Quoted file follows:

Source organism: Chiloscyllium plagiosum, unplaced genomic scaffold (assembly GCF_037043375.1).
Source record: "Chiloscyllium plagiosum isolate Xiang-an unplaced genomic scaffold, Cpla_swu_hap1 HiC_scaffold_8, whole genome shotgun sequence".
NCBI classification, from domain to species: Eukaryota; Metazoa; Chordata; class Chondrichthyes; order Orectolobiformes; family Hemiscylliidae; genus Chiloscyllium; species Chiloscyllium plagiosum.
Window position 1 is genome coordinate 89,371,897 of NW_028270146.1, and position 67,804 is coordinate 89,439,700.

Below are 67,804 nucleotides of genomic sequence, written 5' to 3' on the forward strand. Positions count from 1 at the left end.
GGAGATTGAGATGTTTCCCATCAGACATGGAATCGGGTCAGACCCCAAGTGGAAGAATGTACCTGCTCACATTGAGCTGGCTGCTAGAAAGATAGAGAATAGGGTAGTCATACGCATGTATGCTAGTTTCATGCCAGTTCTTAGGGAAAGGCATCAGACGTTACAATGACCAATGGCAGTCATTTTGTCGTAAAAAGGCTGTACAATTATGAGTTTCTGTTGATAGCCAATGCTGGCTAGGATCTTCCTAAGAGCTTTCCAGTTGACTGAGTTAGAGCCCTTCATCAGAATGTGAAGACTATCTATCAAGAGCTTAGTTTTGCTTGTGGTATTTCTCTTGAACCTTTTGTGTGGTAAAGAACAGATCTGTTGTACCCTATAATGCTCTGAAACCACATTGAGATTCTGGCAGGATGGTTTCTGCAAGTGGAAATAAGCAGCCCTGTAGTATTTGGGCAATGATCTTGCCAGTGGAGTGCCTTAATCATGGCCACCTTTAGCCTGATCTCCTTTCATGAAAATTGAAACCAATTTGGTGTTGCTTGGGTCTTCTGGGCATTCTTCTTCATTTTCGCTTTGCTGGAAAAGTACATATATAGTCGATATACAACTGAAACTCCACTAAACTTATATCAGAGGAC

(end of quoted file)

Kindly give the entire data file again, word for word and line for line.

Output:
Source organism: Chiloscyllium plagiosum, unplaced genomic scaffold (assembly GCF_037043375.1).
Source record: "Chiloscyllium plagiosum isolate Xiang-an unplaced genomic scaffold, Cpla_swu_hap1 HiC_scaffold_8, whole genome shotgun sequence".
NCBI classification, from domain to species: Eukaryota; Metazoa; Chordata; class Chondrichthyes; order Orectolobiformes; family Hemiscylliidae; genus Chiloscyllium; species Chiloscyllium plagiosum.
Window position 1 is genome coordinate 89,371,897 of NW_028270146.1, and position 67,804 is coordinate 89,439,700.

Below are 67,804 nucleotides of genomic sequence, written 5' to 3' on the forward strand. Positions count from 1 at the left end.
GGAGATTGAGATGTTTCCCATCAGACATGGAATCGGGTCAGACCCCAAGTGGAAGAATGTACCTGCTCACATTGAGCTGGCTGCTAGAAAGATAGAGAATAGGGTAGTCATACGCATGTATGCTAGTTTCATGCCAGTTCTTAGGGAAAGGCATCAGACGTTACAATGACCAATGGCAGTCATTTTGTCGTAAAAAGGCTGTACAATTATGAGTTTCTGTTGATAGCCAATGCTGGCTAGGATCTTCCTAAGAGCTTTCCAGTTGACTGAGTTAGAGCCCTTCATCAGAATGTGAAGACTATCTATCAAGAGCTTAGTTTTGCTTGTGGTATTTCTCTTGAACCTTTTGTGTGGTAAAGAACAGATCTGTTGTACCCTATAATGCTCTGAAACCACATTGAGATTCTGGCAGGATGGTTTCTGCAAGTGGAAATAAGCAGCCCTGTAGTATTTGGGCAATGATCTTGCCAGTGGAGTGCCTTAATCATGGCCACCTTTAGCCTGATCTCCTTTCATGAAAATTGAAACCAATTTGGTGTTGCTTGGGTCTTCTGGGCATTCTTCTTCATTTTCGCTTTGCTGGAAAAGTACATATATAGTCGATATACAACTGAAACTCCACTAAACTTATATCAGAGGAC